The former Sears store at the Fox Valley Mall in Aurora is no more.

Demolition began two weeks ago, to make way for the 304 apartments the mall’s owner Centennial Real Estate, plans to build on the east side of the mall.

“With the addition of these well-planned luxury apartments, Fox Valley Mall will become a true day-to-night destination,” Jon Meshel, senior vice president of development for Centennial, said in a December news release. “Additional changes planned for Fox Valley 2.0 include shopping options from nationally renowned retailers to groundbreaking pop-ups, a wide array of food and beverage choices, and a carefully curated collection of entertainment options that offer something for people from every generation.”

That plan calls for construction of three, three-story buildings; linear and pocket parks; a community plaza; and a new entrance to the mall building.

The buildings will have studio, one- and two-bedroom apartments. Construction is expected to start this spring. The developer refers to them as luxury apartments, but has not specified how much rent would be charged.

Sears was an original tenant of the mall, which opened in 1975. The store closed in September 2018.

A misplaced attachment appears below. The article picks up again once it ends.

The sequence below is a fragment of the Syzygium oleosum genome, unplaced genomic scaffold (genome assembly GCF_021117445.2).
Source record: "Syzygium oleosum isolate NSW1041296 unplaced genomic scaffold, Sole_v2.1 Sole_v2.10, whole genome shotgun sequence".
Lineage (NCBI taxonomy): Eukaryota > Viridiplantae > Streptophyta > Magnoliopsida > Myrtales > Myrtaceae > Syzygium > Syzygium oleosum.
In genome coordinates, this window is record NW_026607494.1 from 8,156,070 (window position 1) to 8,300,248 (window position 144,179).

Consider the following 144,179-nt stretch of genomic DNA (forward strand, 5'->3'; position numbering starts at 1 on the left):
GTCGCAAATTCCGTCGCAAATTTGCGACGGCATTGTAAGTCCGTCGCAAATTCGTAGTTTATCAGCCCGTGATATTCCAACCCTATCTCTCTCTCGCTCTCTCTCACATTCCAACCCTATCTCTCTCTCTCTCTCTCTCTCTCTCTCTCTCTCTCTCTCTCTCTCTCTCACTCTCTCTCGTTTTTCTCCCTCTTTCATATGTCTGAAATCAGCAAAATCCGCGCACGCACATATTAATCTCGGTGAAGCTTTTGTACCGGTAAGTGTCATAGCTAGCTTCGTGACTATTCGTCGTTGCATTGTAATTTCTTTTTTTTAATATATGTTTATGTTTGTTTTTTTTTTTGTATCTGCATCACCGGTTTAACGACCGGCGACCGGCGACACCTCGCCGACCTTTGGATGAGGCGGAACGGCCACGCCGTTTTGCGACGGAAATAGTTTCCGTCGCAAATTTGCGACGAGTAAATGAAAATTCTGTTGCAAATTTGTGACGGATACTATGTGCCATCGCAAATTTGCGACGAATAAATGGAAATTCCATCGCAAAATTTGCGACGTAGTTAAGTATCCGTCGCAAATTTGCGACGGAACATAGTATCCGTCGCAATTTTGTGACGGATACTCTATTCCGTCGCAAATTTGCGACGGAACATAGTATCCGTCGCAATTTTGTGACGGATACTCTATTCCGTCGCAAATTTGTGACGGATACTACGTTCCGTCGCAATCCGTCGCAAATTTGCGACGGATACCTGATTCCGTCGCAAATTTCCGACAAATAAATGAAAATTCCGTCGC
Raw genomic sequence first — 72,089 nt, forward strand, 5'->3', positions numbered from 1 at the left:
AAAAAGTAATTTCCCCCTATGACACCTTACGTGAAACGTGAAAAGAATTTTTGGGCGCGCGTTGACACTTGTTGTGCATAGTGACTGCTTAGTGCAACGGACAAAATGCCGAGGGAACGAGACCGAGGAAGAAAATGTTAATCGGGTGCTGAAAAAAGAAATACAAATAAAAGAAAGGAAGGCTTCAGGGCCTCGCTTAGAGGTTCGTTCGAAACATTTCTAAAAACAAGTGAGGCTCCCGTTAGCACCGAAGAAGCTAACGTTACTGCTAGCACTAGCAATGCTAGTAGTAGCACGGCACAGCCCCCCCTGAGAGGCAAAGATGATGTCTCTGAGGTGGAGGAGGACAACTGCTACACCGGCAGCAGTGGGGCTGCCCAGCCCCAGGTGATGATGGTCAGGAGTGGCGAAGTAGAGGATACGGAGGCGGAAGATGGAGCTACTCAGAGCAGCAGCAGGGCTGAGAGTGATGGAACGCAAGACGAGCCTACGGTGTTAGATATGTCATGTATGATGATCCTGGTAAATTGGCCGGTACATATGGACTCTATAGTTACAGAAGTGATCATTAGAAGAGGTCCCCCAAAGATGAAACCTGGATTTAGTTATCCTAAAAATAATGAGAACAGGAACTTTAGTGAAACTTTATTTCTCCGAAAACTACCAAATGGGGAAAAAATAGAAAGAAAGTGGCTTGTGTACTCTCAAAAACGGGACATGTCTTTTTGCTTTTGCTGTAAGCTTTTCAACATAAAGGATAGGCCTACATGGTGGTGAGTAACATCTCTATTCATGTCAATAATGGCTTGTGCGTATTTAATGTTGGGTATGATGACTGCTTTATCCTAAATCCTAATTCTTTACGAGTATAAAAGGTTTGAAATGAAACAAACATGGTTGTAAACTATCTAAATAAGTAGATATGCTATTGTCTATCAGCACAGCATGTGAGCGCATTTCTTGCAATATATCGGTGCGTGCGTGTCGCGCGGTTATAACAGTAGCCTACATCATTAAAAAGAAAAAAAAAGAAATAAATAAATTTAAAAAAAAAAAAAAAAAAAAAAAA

According to a 2020 report commissioned by the city, 40% of the mall’s store space was vacant, including the Sears and the closed Carson Pirie Scott department store.

A 2018 report by the city called the Route 59 corridor — from the Burlington Northern railroad line south to 75th Street — “tired.” The mall is in that corridor.


        
        
        
        
        
        
        
        
        
        
        
        
        
        
        
        
        
        
        
        
        
        
        
        

 

That report suggested Aurora change zoning on the mall site to allow multifamily housing, small stores and entertainment venues.

In November, the city created a tax-increment financing district for the mall. Property tax payments to local governments are now frozen at the current level for 15 years. Any extra property tax money collected will go into a special fund controlled by the city to help pay for improvements.

The mall had an equalized assessed value of about $51.2 million in 2019. With redevelopment, that could increase to $150 million to $200 million by the end of the 15 years, according to a city report on the TIF.

Centennial owns the central mall building and the former Carson’s site. JCPenney’s and Macy’s own their own buildings and parking lots.